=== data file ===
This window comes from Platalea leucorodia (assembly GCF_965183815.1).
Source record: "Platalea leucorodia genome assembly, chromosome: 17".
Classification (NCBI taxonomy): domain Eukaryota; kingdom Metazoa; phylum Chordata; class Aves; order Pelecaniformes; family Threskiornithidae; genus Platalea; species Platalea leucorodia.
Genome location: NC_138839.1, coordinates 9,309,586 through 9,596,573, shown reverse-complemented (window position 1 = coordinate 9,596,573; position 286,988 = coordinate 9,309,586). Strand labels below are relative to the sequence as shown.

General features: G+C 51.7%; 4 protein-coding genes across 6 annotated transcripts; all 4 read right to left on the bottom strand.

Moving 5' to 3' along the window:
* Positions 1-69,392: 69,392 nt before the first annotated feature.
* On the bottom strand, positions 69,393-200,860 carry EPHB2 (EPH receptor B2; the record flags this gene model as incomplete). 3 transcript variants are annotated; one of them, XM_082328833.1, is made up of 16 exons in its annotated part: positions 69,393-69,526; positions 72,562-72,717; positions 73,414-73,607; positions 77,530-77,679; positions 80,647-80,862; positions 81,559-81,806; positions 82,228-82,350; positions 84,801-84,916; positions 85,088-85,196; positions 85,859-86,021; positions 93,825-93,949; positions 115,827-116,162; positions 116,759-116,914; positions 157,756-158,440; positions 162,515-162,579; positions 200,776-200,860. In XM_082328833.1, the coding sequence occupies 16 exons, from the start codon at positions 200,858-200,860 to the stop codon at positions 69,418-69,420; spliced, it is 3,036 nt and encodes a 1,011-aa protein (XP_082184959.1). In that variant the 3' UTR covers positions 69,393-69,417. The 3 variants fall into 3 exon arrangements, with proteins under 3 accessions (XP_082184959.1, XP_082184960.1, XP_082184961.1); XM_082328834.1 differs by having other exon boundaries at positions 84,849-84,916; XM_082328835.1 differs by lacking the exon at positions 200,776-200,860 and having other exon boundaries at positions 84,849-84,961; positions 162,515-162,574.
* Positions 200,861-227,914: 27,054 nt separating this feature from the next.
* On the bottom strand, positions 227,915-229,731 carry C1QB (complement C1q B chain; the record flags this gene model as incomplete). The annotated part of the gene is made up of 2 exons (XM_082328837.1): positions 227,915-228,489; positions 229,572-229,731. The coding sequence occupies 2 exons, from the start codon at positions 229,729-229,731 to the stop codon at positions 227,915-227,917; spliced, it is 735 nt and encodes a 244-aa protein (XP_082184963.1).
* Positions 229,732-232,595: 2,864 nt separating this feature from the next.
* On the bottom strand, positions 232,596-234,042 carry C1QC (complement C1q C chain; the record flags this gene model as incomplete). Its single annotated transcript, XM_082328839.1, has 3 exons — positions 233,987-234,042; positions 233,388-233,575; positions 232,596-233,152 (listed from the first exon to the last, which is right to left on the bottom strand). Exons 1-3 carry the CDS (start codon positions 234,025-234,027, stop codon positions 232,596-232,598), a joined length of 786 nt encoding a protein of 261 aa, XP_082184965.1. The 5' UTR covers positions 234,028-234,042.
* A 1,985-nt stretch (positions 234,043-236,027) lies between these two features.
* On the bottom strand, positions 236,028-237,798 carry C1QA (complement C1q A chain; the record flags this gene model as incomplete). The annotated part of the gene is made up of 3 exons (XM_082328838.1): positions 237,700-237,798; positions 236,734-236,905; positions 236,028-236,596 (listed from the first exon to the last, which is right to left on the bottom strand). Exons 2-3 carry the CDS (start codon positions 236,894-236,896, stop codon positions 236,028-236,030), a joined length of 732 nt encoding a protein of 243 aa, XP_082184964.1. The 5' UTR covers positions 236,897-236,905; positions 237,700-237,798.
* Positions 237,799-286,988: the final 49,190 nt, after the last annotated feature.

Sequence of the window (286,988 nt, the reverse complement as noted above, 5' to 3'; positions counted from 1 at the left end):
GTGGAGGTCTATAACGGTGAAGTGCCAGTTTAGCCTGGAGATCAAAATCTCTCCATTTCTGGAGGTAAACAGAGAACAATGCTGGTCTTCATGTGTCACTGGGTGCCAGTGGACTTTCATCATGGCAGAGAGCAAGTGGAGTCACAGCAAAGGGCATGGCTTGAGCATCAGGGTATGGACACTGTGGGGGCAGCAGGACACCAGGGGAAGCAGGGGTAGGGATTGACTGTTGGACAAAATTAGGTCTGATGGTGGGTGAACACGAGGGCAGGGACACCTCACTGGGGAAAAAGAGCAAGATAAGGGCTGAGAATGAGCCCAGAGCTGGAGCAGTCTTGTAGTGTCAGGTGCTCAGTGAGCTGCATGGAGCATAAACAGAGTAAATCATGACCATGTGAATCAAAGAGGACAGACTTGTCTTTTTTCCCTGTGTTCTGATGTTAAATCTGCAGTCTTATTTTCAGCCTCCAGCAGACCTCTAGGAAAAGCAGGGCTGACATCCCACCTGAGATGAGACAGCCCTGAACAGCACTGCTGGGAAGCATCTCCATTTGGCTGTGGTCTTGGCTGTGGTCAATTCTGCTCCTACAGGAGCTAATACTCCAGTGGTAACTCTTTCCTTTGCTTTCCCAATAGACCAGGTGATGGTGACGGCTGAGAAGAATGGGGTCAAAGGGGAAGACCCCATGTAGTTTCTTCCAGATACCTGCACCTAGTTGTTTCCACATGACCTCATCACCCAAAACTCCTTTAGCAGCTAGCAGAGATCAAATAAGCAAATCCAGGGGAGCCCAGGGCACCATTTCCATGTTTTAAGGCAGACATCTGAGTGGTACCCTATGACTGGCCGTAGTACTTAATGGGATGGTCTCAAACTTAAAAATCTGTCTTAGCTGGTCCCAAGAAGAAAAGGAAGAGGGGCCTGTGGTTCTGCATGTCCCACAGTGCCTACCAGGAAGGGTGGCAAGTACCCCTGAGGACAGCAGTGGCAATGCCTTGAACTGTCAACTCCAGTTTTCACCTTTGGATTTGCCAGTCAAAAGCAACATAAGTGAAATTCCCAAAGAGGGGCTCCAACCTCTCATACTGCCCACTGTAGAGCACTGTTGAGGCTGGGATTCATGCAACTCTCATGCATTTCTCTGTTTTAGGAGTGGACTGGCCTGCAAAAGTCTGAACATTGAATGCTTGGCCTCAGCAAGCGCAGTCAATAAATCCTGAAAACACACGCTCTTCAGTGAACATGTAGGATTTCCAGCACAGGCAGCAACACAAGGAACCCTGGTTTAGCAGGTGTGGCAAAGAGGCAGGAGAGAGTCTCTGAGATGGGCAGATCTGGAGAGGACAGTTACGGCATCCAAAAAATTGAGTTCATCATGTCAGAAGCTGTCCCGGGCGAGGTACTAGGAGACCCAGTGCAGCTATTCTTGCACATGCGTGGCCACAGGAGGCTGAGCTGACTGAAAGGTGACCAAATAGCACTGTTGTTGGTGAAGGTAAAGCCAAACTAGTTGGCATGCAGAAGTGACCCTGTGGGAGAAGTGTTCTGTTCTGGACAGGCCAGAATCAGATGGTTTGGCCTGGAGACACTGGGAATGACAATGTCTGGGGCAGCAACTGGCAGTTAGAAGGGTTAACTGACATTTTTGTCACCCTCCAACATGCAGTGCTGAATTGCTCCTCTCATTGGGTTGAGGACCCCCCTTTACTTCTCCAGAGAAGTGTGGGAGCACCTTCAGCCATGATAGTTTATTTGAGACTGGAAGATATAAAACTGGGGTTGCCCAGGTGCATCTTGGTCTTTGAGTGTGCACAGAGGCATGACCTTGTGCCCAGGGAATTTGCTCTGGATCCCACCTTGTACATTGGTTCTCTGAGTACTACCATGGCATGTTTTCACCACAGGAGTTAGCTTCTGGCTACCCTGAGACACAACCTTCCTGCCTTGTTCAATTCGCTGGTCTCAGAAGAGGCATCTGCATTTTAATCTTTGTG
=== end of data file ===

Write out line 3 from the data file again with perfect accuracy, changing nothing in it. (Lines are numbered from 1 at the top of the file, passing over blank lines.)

Classification (NCBI taxonomy): domain Eukaryota; kingdom Metazoa; phylum Chordata; class Aves; order Pelecaniformes; family Threskiornithidae; genus Platalea; species Platalea leucorodia.